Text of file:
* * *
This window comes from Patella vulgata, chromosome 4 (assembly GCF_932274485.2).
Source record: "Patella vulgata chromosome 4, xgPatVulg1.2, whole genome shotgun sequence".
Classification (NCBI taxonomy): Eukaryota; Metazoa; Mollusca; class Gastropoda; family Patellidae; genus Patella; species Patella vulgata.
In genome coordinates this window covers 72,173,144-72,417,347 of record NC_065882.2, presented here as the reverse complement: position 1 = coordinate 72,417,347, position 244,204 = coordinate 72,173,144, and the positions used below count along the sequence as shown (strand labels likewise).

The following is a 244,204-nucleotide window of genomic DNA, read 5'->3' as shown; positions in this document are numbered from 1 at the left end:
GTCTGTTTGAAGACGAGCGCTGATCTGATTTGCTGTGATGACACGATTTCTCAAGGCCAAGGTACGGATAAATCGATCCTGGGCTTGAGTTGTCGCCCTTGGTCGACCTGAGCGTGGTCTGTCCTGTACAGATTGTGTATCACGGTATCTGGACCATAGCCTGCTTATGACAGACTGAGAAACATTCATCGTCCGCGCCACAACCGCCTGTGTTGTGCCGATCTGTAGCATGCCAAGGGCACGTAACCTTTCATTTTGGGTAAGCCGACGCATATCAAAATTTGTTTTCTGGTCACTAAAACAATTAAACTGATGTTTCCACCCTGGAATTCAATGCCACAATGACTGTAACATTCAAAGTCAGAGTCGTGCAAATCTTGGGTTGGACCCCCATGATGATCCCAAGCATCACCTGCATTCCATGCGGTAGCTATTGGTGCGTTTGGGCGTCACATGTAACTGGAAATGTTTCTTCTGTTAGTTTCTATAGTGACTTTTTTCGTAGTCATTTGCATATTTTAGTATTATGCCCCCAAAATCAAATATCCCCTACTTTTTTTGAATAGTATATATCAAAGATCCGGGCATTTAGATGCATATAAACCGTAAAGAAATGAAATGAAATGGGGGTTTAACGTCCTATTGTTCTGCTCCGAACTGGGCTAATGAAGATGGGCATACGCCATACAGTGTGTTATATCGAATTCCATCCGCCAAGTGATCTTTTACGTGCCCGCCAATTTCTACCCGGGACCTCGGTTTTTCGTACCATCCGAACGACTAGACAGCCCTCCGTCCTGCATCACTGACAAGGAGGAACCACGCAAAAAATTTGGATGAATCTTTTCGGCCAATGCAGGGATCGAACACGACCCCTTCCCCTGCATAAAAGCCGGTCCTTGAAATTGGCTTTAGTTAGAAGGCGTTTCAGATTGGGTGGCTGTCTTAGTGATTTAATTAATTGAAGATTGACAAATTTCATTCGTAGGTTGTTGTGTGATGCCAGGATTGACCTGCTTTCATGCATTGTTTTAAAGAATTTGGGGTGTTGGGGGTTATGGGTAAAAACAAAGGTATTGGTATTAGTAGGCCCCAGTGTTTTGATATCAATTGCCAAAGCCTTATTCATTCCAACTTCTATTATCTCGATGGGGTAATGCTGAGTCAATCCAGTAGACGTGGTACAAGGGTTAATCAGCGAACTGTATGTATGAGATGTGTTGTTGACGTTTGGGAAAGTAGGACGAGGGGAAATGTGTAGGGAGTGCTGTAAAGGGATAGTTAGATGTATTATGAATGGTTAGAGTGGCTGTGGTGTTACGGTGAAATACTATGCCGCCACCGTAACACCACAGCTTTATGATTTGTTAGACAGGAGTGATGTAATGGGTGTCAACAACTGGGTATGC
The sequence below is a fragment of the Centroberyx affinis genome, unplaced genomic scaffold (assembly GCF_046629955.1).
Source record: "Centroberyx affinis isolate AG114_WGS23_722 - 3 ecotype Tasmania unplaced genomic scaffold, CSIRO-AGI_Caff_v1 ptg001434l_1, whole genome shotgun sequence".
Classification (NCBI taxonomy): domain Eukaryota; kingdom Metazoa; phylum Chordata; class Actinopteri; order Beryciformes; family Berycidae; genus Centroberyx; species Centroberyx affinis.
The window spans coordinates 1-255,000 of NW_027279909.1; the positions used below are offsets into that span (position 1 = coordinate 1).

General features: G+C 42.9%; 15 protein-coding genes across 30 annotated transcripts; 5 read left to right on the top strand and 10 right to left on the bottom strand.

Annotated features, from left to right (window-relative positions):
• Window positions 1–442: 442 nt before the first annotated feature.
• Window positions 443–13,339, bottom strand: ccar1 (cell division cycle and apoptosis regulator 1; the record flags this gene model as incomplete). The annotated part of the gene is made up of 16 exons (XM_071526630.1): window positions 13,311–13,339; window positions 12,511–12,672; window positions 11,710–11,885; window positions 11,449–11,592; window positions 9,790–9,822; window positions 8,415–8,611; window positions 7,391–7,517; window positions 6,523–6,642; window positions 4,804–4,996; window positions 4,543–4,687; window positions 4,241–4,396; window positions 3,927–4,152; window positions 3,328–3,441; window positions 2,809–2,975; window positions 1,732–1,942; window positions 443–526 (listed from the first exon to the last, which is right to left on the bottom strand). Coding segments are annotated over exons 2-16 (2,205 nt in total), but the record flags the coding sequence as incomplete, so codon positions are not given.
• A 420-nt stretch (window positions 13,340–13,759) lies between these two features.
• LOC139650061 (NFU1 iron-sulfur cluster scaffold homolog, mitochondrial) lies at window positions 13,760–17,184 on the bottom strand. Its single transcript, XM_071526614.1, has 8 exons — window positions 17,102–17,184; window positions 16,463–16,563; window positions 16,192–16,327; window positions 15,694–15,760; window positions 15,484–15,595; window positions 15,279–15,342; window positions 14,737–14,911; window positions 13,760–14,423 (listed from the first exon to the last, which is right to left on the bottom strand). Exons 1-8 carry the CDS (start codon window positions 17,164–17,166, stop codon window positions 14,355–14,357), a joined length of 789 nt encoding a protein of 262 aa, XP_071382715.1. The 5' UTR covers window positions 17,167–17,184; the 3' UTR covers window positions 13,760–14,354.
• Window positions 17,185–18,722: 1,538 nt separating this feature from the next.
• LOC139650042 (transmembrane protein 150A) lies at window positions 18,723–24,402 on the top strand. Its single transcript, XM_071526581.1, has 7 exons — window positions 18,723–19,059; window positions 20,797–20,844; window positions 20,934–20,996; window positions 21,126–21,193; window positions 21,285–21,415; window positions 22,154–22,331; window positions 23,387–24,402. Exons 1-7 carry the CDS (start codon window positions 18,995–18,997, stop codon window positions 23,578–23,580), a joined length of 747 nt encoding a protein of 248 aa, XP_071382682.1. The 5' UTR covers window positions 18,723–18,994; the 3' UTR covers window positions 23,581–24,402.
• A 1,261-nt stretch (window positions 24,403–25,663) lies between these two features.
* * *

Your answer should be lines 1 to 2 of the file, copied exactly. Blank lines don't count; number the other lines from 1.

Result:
This window comes from Patella vulgata, chromosome 4 (assembly GCF_932274485.2).
Source record: "Patella vulgata chromosome 4, xgPatVulg1.2, whole genome shotgun sequence".